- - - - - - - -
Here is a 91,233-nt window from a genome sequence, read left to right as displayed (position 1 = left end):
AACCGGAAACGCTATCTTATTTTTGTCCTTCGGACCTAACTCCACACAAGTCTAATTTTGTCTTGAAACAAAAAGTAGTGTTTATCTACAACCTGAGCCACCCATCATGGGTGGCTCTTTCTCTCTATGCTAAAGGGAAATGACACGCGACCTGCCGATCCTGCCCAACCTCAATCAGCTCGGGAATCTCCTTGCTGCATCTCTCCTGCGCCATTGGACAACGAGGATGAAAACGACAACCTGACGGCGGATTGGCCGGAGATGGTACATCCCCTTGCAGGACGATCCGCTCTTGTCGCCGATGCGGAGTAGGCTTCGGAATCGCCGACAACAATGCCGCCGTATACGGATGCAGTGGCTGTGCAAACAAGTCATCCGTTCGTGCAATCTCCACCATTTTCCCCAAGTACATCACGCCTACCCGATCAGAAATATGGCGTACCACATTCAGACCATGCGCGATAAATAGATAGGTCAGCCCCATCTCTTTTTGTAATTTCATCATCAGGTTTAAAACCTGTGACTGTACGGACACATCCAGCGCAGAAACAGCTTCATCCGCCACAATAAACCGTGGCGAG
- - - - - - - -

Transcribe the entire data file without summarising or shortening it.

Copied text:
Here is a 91,233-nt window from a genome sequence, read left to right as displayed (position 1 = left end):
AACCGGAAACGCTATCTTATTTTTGTCCTTCGGACCTAACTCCACACAAGTCTAATTTTGTCTTGAAACAAAAAGTAGTGTTTATCTACAACCTGAGCCACCCATCATGGGTGGCTCTTTCTCTCTATGCTAAAGGGAAATGACACGCGACCTGCCGATCCTGCCCAACCTCAATCAGCTCGGGAATCTCCTTGCTGCATCTCTCCTGCGCCATTGGACAACGAGGATGAAAACGACAACCTGACGGCGGATTGGCCGGAGATGGTACATCCCCTTGCAGGACGATCCGCTCTTGTCGCCGATGCGGAGTAGGCTTCGGAATCGCCGACAACAATGCCGCCGTATACGGATGCAGTGGCTGTGCAAACAAGTCATCCGTTCGTGCAATCTCCACCATTTTCCCCAAGTACATCACGCCTACCCGATCAGAAATATGGCGTACCACATTCAGACCATGCGCGATAAATAGATAGGTCAGCCCCATCTCTTTTTGTAATTTCATCATCAGGTTTAAAACCTGTGACTGTACGGACACATCCAGCGCAGAAACAGCTTCATCCGCCACAATAAACCGTGGCGAG